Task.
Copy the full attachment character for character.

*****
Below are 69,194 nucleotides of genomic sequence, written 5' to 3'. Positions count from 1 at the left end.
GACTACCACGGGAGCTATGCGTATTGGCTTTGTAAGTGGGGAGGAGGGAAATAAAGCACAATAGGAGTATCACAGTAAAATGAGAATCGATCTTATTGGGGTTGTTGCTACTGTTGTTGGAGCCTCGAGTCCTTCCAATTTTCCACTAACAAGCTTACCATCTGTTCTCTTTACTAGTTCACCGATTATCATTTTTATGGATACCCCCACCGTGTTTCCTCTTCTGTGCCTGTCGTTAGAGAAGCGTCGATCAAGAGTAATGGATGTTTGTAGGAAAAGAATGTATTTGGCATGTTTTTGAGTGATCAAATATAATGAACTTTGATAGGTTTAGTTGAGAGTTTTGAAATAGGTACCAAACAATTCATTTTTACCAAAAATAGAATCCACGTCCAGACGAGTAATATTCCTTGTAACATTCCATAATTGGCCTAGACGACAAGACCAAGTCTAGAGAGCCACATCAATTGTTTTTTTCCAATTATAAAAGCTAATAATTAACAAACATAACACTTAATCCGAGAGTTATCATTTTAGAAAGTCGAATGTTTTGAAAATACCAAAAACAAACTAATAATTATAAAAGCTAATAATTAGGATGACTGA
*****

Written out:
Below are 69,194 nucleotides of genomic sequence, written 5' to 3'. Positions count from 1 at the left end.
GACTACCACGGGAGCTATGCGTATTGGCTTTGTAAGTGGGGAGGAGGGAAATAAAGCACAATAGGAGTATCACAGTAAAATGAGAATCGATCTTATTGGGGTTGTTGCTACTGTTGTTGGAGCCTCGAGTCCTTCCAATTTTCCACTAACAAGCTTACCATCTGTTCTCTTTACTAGTTCACCGATTATCATTTTTATGGATACCCCCACCGTGTTTCCTCTTCTGTGCCTGTCGTTAGAGAAGCGTCGATCAAGAGTAATGGATGTTTGTAGGAAAAGAATGTATTTGGCATGTTTTTGAGTGATCAAATATAATGAACTTTGATAGGTTTAGTTGAGAGTTTTGAAATAGGTACCAAACAATTCATTTTTACCAAAAATAGAATCCACGTCCAGACGAGTAATATTCCTTGTAACATTCCATAATTGGCCTAGACGACAAGACCAAGTCTAGAGAGCCACATCAATTGTTTTTTTCCAATTATAAAAGCTAATAATTAACAAACATAACACTTAATCCGAGAGTTATCATTTTAGAAAGTCGAATGTTTTGAAAATACCAAAAACAAACTAATAATTATAAAAGCTAATAATTAGGATGACTGA